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Λογότυπος της Ευρωπαϊκής Επιτροπής

Fusion energy and ITER

ITER will help advance fusion energy technology for a greener and more sustainable energy mix.

Could fusion, the energy source of the sun and stars, be the energy of the future? Fusion has the potential to provide a safe, cost-efficient and sustainable solution to European and global energy needs. For this reason, the EU is part of one of the most ambitious energy projects in the world, called ITER in the south of France.

ITER is a unique project to build the world’s biggest fusion machine. By fostering innovation and international collaborations, the project creates economic growth and job opportunities while putting the EU in the lead of global fusion research. Although a purely experimental device, ITER will help advance fusion energy technology for a greener and more sustainable energy mix.

The road to fusion

Fusion science and technology have a long history in Europe and their development was accelerated from 1957 by the Euratom Treaty, which established a European atomic energy community. Since then, European fusion research is better coordinated to make sure that the technology moves forward, as quickly as possible.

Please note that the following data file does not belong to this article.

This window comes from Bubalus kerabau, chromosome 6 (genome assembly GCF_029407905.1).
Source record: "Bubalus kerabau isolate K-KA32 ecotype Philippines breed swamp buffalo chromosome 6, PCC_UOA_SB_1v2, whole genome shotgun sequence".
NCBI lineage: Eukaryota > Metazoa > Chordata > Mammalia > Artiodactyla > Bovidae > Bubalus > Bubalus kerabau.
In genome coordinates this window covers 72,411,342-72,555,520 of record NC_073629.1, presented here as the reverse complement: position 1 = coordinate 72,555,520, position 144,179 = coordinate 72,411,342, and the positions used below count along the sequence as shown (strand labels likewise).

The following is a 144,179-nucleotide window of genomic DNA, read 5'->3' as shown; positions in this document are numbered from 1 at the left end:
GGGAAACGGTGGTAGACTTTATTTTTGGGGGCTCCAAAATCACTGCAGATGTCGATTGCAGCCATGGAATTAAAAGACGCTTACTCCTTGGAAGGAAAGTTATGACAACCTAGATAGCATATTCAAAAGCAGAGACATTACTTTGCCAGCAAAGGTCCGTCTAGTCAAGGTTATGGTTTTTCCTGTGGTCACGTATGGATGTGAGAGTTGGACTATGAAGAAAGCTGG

European fusion laboratories collaborate through a consortium called EUROfusion, in line with the long-term strategy set out in the European research roadmap to the realisation of fusion energy.

ITER is of key importance in the roadmap, particularly as it aims to prove the scientific and technological feasibility of fusion as a future energy source. Although ITER itself will not produce electricity, DEMO - the device that may follow - should already model a real future fusion power plant and produce electricity. This in turn will pave the way for future commercialisation and use of fusion power, possibly in the second half of the century.

ITER governance and funding

The project stems from the ITER agreement, which was signed by China, Euratom (represented by the European Commission), India, Japan, South Korea, Russia and the USA in 2006. Together, they govern the ITER Organization, which is responsible for constructing and managing the project.

Members have a domestic agency that manages their contributions to the project. The EU’s domestic agency is Fusion for Energy (F4E).

The European Union contributes 45% to the ITER project. For the period 2021 to 2027, the EU decided to allocate €5.61 billion to the project, following a Council decision in February 2021.

In December 2020, the United Kingdom and the EU concluded a trade and cooperation agreement and a protocol, by which the United Kingdom could participate in ITER activities through its membership to F4E, subject to the successful conclusion of the procedures to associate the United Kingdom to the European Union programmes.

The Broader Approach

In parallel to their collaboration on the ITER project, the EU and Japan are working together on three fusion-related projects.